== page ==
If Andy Kaufman were still alive, and some believe he may be (Tony Clifton notwithstanding), one can only wonder what he’d make of Andy and His Grandmother. Chicago indie label Drag City is billing it as the first-ever release of an Andy Kaufman record, so on the scale of posthumous releases it easily rates a 10 for rarity (note: all Tupac albums are 1s or 2s).
In true Kaufman style, it’s not a comedy album in either the stand-up sense or the audio-sketch sense. But given his renown for a certain type of conceptual prank that has come to bear the unfortunate moniker of “anti-comedy,” it’s fair to ask if Kaufman would have wanted anything to do with this relatively straightforward, 17-track sampler, since it was culled from a staggering 82 hours of micro-cassette material that Kaufman recorded between 1977 and 1979 (during his Saturday Night Live fame but pre-Taxi and wrestling with ladies).
Andy and His Grandmother exists because of Wonder Showzen co-creator and Adult Swim regular Vernon Chatman, who selected the material here, editor Rodney Asher (director of The Shining conspiracy-theory doc Room 237) and, fittingly, SNL short-timer Bill Hader, who “narrates” a few of the tracks. On the surface, it’s a patchwork of recordings that Kaufman made of himself fucking with people, documenting their annoyance or anger, their quiet and bemused moments, or even their postcoital ones (as on the quietly poignant “Slice of Life“).
The tracks that include his actual grandmother making sure he doesn’t want some gefilte fish or telling him she loves him are pure charm. The collections of angry people telling him to turn off his tape recorder, or to shut the fuck up as he’s being forcibly removed from a movie theater, were probably deviously hilarious to Kaufman at the time. Others present slightly different versions of classic Kaufman acts, including him hammering away on a sound or rhythm with a tribal intensity, or goofing on animal sounds.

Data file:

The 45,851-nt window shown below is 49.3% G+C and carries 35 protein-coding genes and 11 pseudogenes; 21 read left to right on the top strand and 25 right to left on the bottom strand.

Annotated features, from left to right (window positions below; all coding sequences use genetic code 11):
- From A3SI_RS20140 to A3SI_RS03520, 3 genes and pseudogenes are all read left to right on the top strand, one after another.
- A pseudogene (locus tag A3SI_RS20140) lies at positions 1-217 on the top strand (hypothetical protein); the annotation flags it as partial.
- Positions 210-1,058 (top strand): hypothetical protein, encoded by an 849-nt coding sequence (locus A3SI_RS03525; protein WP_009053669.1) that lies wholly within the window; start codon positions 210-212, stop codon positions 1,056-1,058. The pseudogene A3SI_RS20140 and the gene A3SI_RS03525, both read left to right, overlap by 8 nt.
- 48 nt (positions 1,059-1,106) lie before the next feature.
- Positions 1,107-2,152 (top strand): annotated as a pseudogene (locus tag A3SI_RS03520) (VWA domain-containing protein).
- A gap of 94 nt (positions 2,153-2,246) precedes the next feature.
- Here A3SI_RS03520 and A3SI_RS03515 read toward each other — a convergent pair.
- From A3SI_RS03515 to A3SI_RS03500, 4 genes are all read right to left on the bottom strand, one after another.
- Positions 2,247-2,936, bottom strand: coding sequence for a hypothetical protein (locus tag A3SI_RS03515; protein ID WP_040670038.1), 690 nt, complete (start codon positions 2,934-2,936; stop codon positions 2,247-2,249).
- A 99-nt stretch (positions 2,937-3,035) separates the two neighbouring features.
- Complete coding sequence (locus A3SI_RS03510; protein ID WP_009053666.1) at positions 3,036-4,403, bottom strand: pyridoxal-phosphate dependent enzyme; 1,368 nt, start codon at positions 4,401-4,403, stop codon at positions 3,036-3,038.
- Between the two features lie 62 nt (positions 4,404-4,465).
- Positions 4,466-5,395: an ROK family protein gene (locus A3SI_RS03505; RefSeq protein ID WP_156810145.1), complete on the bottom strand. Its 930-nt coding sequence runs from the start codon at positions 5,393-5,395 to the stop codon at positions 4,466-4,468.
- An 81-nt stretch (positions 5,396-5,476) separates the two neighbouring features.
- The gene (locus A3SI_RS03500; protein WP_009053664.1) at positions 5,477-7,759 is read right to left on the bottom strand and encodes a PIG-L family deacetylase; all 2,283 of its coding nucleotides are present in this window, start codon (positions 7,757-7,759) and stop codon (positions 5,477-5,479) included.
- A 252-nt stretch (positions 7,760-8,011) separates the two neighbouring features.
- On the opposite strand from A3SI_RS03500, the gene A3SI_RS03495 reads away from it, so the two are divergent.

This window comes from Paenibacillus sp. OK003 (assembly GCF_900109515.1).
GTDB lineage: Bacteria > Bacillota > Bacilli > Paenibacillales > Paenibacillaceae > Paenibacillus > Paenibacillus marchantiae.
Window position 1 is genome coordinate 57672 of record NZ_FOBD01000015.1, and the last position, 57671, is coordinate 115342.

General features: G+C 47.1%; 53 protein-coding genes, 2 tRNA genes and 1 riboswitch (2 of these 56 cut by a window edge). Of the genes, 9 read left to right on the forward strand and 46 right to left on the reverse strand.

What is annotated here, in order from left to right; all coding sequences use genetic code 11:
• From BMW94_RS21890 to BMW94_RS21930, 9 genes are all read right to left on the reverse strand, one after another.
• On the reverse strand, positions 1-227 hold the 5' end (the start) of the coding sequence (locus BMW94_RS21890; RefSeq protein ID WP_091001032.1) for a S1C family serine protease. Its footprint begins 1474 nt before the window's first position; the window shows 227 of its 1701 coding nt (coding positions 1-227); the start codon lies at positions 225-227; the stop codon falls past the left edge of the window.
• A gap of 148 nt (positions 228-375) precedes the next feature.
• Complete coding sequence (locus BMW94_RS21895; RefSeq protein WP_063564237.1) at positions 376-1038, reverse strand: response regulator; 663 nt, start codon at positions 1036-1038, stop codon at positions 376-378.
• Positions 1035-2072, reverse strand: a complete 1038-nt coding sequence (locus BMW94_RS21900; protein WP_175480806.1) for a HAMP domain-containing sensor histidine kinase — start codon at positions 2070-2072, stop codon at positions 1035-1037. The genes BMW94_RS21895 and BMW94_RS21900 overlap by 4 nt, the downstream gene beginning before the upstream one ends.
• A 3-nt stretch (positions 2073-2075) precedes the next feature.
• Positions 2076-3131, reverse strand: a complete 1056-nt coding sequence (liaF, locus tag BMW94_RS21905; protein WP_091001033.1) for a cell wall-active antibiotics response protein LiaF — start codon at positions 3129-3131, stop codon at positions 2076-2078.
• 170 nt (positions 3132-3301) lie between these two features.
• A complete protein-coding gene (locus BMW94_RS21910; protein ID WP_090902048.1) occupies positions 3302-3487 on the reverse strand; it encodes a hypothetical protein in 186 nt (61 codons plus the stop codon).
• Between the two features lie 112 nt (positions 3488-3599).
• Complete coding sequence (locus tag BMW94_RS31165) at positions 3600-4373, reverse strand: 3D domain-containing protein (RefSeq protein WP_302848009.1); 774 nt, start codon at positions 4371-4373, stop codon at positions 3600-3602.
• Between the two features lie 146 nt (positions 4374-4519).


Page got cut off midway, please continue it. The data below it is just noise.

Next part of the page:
Overall it’s quick and clean, and Hader’s straight-faced narration only adds to the bluff. But it also dips into Kaufman’s twisted side, as when he taunts prostitutes for a date (which to him means bowling and a pizza), or when he takes his grandmother for a drive and tries to convince her that his car can steer itself. His grandmother’s frightened cries of “Andy, could you hold onto the wheel?!” dip into the kind of psychotic, quasi-suicidal adrenaline well Kaufman was probably feeding from at the time.
If Kaufman were alive today it would be fodder for a podcast or comedy-reality show like Nathan For You. But since he recorded this stuff apparently without any intention of releasing it, it’s more like a collection of maniacal private jokes made public, and more evidence that what was funny to him might also be funny to others who like their comedy absurd and relentless.
Even if it’s not Kaufman’s great lost stand-up set, it’s got enough of his lunacy, darkness and utter randomness to sit alongside his best-known video material. And who knows? If this sells well enough we might get another volume. Or twelve.